Hamdi Malik is an Associate Fellow with the Washington Institute, specializing in Shia militias. He earned his doctorate at the school of social, political and global studies, Keele University. He is a co-founder of the Militia Spotlight platform, which offers in-depth analysis of developments related to the Iranian-backed militias in Iraq and Syria. He is the coauthor of the Institute's 2020 study "Honored, Not Contained: The Future of Iraq’s Popular Mobilization Forces."
The recent attack on al-Tanf base and the identity of the Iraqi factions that reportedly helped carry it out indicate Iran's plans to establish a new "deterrence equation" in Syria.
On October 26, Haaretz reported that “Israel's defense establishment has identified growing Iranian efforts to improve their air defenses in locations where...the Israeli air force has been carrying out attacks [in Syria].” This is in line with a report by the pro-Hezbollah Lebanese daily al-Akhbar one day after the October 20 attack on al-Tanf base in Syria. The paper quoted Iraqi muqawama (resistance) sources stating that the Iranian-led axis is working on a plan to “break free from the restrictions imposed by the military realities of the past years” (Figure 1). These sources also declared, “It is time to devise a new deterrence equation in relation to the Israeli and American enemy. [This will be achieved] by responding to the direct [Israeli and U.S.] attacks.”
In addition, al-Akhbar reported that “contacts were made and meetings took place between leaders in the muqawama axis in Beirut, Damascus, and Tehran, and it was decided to strengthen the presence of the axis forces throughout the Syrian geography.” The paper then confirmed that the so-called "Allies of Syria Operations Room" was behind the attack on al-Tanf.
The Akhbar report was republished on the platform "Media War in the Islamic Resistance" (al-Elam al-Harbi fil Muqawama al-Islamiya), also known as "the Central Media" (al-Elam al-Markazi). Overseen by Lebanese Hezbollah, this outlet reports on news regarding all muqawama groups in the Middle East (Figure 2). Disseminating the Akhbar story showed that the muqawama had confirmed the information about who was behind the attack.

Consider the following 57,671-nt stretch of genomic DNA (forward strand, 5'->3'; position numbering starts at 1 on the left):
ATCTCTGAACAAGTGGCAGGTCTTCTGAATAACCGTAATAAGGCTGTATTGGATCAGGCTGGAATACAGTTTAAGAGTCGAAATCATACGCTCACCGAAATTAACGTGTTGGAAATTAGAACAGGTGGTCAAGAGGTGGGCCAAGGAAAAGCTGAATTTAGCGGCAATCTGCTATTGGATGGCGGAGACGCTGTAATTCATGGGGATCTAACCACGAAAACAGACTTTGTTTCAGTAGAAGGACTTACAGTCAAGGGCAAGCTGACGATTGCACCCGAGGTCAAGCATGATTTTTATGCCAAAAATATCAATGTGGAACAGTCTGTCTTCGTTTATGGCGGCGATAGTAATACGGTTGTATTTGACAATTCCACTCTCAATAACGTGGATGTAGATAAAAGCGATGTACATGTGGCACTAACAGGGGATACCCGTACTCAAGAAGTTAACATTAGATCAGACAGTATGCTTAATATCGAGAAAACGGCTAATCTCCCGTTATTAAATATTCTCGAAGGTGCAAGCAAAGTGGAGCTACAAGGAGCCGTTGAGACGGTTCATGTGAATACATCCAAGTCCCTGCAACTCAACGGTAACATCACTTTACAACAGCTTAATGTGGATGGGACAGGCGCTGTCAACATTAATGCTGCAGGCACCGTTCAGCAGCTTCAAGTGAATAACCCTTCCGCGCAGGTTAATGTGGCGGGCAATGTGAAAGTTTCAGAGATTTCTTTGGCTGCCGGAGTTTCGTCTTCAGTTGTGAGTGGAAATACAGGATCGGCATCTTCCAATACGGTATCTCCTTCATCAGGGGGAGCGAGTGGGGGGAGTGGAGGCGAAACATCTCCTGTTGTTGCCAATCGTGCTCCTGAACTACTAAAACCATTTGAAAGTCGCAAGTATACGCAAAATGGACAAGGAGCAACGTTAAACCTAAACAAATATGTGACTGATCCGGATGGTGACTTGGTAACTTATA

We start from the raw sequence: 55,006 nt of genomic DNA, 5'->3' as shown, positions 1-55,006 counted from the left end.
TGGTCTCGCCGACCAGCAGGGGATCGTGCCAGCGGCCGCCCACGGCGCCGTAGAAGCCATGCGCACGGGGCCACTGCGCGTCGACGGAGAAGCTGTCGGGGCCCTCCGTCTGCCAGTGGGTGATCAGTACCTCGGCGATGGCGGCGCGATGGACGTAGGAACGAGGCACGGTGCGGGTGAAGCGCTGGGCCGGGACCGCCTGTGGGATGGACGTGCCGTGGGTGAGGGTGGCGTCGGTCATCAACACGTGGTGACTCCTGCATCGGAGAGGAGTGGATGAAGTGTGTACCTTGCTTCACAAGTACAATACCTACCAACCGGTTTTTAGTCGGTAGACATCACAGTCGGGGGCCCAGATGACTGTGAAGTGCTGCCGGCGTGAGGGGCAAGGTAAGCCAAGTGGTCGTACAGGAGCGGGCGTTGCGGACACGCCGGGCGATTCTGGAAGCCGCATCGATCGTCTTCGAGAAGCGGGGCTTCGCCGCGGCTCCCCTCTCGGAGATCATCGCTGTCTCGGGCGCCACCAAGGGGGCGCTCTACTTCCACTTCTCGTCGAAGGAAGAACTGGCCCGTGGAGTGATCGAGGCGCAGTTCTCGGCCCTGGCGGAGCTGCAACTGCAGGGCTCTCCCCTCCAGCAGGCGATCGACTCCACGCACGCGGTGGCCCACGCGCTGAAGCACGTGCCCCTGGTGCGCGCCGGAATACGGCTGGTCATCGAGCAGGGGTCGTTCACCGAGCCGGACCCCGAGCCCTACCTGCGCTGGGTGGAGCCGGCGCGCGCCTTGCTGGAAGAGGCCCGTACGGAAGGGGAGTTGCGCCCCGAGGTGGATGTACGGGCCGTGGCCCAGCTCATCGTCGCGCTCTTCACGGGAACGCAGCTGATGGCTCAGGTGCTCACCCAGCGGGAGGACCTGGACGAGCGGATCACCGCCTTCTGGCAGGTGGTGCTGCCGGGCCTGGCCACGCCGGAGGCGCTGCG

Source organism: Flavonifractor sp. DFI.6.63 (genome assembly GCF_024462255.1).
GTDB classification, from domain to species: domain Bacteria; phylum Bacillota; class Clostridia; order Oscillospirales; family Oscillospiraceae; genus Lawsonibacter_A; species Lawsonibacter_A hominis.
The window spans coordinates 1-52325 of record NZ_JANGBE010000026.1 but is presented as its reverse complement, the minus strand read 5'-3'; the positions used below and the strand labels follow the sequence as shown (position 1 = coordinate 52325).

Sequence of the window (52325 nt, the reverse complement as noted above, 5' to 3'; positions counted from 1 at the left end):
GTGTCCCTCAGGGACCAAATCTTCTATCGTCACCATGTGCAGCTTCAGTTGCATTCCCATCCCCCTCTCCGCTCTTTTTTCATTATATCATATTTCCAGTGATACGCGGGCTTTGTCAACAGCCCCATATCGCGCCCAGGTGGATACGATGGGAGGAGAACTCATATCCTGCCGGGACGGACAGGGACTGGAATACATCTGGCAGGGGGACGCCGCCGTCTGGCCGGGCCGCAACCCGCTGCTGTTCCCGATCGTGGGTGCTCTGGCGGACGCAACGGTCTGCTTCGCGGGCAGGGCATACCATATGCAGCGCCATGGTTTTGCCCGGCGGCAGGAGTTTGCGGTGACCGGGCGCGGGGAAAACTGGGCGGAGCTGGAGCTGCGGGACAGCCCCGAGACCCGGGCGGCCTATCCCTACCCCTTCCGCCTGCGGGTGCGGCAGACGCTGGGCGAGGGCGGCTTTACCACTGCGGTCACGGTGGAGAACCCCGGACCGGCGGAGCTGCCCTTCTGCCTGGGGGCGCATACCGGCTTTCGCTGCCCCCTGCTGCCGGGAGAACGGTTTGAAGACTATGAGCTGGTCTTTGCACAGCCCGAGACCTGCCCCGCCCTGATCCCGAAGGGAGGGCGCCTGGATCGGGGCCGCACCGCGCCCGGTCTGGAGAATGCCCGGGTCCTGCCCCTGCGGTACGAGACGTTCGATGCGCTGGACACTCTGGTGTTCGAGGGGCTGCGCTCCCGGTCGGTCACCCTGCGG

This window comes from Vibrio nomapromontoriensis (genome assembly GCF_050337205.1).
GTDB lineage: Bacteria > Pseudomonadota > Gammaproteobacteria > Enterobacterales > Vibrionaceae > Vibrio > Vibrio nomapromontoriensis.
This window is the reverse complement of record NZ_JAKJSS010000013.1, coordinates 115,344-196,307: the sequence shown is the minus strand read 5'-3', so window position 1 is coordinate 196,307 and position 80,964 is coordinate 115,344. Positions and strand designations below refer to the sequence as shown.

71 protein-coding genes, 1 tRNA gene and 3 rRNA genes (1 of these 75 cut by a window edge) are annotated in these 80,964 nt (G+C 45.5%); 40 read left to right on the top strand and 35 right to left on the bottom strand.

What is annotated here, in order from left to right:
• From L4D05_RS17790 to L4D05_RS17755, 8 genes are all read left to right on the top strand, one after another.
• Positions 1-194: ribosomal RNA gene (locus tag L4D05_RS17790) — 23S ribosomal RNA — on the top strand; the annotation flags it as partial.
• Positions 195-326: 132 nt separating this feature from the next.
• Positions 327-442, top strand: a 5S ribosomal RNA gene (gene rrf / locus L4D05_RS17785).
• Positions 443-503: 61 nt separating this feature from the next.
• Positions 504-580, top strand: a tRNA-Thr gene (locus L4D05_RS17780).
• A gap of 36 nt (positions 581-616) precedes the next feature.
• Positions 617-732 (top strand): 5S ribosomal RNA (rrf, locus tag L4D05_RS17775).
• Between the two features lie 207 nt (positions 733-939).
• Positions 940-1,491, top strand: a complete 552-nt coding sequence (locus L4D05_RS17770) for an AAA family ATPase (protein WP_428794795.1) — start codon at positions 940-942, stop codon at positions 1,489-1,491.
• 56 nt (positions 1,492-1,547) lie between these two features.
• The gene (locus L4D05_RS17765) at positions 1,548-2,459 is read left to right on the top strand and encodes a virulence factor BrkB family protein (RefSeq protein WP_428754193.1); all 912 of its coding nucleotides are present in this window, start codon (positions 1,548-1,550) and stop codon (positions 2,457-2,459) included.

Given the reemergence of the Allies of Syria Operations Room, the muqawama axis may indeed intend to change its collective behavior in Syria. Formed circa 2015, the group is led by Iran's Islamic Revolutionary Guard Corps-Qods Force and incorporates members of Lebanese Hezbollah (who also play a leading role) and Iraqi militias.
At various points, muqawama media platforms have published clips of past meetings that the Operations Room held in Syria. Some of them show slain Hezbollah military leader Mustafa Badreddine briefing the late Qods Force chief Qasem Soliemani about the war in Syria (Figure 3).
The Operations Room was very visible in the media throughout 2017-18. At times it also deliberated with Russia to cooperate on certain operations. But after a schism developed between Iran and Russia in June-July 2019 over events in Deir al-Zour, the Operations Room became a purely muqawama entity with much less visibility.
Following Soleimani's death in 2020, the role of the Operations Room further diminished. This trend continued in 2021 up until October 13, when muqawama and Syrian army positions in Palmyra were bombed. A day later, the Operations Room reemerged with a statement warning that it had "taken a decision to respond harshly to the aggression against Palmyra.” On October 20, al-Tanf was struck with drones and rockets. Yet according to the aforementioned al-Akhbar report, the decision to establish a new "deterrence equation" was made before the Palmyra attack.